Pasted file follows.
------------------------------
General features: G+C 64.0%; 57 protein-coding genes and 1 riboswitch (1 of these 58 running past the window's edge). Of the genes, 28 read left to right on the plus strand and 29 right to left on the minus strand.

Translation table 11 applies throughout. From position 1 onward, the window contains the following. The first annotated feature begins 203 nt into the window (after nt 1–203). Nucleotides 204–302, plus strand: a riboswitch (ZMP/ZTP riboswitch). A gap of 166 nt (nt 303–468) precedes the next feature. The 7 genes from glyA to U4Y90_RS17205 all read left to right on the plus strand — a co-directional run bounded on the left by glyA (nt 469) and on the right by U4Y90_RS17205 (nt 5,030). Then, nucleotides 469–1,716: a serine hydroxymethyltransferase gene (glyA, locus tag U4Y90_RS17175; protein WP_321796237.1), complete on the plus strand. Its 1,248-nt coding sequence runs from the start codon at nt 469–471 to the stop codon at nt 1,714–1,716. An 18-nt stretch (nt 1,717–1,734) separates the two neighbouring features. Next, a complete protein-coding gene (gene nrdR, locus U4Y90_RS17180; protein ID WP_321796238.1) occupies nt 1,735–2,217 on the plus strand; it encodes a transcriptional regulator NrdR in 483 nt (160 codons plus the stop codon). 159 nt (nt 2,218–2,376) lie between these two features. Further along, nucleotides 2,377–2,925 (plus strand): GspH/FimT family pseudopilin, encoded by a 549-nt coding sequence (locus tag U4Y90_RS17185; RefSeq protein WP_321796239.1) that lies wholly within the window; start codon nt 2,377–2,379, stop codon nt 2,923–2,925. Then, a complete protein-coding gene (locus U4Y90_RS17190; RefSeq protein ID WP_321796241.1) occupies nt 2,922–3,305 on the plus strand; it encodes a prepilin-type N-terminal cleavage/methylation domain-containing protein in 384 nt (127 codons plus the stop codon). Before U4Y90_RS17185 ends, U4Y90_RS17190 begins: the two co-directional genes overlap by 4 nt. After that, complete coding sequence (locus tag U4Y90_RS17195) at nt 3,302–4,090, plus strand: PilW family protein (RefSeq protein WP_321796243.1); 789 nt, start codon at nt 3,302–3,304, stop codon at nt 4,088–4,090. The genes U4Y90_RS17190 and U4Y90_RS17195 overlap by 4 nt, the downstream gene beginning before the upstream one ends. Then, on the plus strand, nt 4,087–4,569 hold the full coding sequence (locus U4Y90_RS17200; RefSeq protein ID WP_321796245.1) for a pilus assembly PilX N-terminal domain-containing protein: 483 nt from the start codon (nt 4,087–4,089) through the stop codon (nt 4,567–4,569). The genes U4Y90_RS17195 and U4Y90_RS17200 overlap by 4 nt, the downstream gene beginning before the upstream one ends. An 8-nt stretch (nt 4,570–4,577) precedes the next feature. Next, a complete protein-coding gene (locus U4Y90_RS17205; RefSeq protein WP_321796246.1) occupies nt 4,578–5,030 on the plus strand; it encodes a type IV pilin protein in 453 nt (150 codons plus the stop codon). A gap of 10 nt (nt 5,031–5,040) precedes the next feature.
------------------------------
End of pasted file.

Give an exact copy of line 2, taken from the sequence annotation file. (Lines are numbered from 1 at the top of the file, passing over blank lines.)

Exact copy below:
Translation table 11 applies throughout. From position 1 onward, the window contains the following. The first annotated feature begins 203 nt into the window (after nt 1–203). Nucleotides 204–302, plus strand: a riboswitch (ZMP/ZTP riboswitch). A gap of 166 nt (nt 303–468) precedes the next feature. The 7 genes from glyA to U4Y90_RS17205 all read left to right on the plus strand — a co-directional run bounded on the left by glyA (nt 469) and on the right by U4Y90_RS17205 (nt 5,030). Then, nucleotides 469–1,716: a serine hydroxymethyltransferase gene (glyA, locus tag U4Y90_RS17175; protein WP_321796237.1), complete on the plus strand. Its 1,248-nt coding sequence runs from the start codon at nt 469–471 to the stop codon at nt 1,714–1,716. An 18-nt stretch (nt 1,717–1,734) separates the two neighbouring features. Next, a complete protein-coding gene (gene nrdR, locus U4Y90_RS17180; protein ID WP_321796238.1) occupies nt 1,735–2,217 on the plus strand; it encodes a transcriptional regulator NrdR in 483 nt (160 codons plus the stop codon). 159 nt (nt 2,218–2,376) lie between these two features. Further along, nucleotides 2,377–2,925 (plus strand): GspH/FimT family pseudopilin, encoded by a 549-nt coding sequence (locus tag U4Y90_RS17185; RefSeq protein WP_321796239.1) that lies wholly within the window; start codon nt 2,377–2,379, stop codon nt 2,923–2,925. Then, a complete protein-coding gene (locus U4Y90_RS17190; RefSeq protein ID WP_321796241.1) occupies nt 2,922–3,305 on the plus strand; it encodes a prepilin-type N-terminal cleavage/methylation domain-containing protein in 384 nt (127 codons plus the stop codon). Before U4Y90_RS17185 ends, U4Y90_RS17190 begins: the two co-directional genes overlap by 4 nt. After that, complete coding sequence (locus tag U4Y90_RS17195) at nt 3,302–4,090, plus strand: PilW family protein (RefSeq protein WP_321796243.1); 789 nt, start codon at nt 3,302–3,304, stop codon at nt 4,088–4,090. The genes U4Y90_RS17190 and U4Y90_RS17195 overlap by 4 nt, the downstream gene beginning before the upstream one ends. Then, on the plus strand, nt 4,087–4,569 hold the full coding sequence (locus U4Y90_RS17200; RefSeq protein ID WP_321796245.1) for a pilus assembly PilX N-terminal domain-containing protein: 483 nt from the start codon (nt 4,087–4,089) through the stop codon (nt 4,567–4,569). The genes U4Y90_RS17195 and U4Y90_RS17200 overlap by 4 nt, the downstream gene beginning before the upstream one ends. An 8-nt stretch (nt 4,570–4,577) precedes the next feature. Next, a complete protein-coding gene (locus U4Y90_RS17205; RefSeq protein WP_321796246.1) occupies nt 4,578–5,030 on the plus strand; it encodes a type IV pilin protein in 453 nt (150 codons plus the stop codon). A gap of 10 nt (nt 5,031–5,040) precedes the next feature.